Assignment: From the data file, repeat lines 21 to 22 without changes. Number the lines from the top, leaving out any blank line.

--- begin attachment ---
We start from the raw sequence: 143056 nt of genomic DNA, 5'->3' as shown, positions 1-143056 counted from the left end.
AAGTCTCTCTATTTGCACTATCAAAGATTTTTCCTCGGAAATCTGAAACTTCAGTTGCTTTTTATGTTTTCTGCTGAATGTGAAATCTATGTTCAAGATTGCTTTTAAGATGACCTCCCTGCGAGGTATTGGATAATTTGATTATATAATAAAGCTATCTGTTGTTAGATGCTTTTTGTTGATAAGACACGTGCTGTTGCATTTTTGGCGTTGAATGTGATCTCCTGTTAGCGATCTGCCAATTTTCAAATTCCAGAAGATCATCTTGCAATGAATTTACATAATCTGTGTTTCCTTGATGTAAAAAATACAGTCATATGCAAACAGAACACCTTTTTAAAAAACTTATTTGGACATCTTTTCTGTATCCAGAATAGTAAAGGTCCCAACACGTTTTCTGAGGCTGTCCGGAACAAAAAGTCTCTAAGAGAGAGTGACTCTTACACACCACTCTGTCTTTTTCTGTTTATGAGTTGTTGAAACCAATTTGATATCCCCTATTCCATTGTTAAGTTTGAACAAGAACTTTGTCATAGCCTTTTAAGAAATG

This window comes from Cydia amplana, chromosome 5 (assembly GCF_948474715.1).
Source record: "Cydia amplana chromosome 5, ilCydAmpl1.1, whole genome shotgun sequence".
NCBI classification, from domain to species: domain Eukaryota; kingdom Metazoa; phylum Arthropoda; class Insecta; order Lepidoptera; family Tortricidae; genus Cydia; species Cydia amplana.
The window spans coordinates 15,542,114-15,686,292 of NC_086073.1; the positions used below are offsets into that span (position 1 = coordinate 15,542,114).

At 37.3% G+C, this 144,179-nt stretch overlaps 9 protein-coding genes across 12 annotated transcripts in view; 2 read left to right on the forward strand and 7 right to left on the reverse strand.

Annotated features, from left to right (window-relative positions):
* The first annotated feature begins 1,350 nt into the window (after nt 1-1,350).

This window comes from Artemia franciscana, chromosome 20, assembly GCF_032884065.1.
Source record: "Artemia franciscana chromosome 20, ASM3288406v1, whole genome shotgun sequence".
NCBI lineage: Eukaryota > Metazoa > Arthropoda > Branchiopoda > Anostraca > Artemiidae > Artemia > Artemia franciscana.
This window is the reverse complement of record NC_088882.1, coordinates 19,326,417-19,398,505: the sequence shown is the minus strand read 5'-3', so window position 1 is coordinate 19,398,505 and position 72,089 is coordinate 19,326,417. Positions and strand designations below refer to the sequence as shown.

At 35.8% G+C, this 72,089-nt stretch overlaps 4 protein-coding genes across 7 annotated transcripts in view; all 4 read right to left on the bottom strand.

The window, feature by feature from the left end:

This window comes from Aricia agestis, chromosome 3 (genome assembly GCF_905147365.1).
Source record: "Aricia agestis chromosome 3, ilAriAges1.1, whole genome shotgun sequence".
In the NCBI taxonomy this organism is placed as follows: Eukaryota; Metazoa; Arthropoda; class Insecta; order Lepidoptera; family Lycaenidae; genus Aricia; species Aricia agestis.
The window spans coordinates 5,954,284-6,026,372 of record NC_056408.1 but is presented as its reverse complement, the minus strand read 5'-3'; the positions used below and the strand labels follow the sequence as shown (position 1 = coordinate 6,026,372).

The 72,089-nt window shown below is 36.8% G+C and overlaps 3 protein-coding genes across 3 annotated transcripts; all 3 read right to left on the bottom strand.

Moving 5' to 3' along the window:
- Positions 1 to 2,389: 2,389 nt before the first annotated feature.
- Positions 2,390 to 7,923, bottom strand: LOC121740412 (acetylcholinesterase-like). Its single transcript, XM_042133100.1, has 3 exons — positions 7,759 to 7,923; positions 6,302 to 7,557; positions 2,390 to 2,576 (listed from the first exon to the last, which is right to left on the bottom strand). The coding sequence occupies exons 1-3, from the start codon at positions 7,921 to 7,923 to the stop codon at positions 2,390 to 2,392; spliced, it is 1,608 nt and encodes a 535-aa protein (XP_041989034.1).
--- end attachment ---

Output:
Moving 5' to 3' along the window:
- Positions 1 to 2,389: 2,389 nt before the first annotated feature.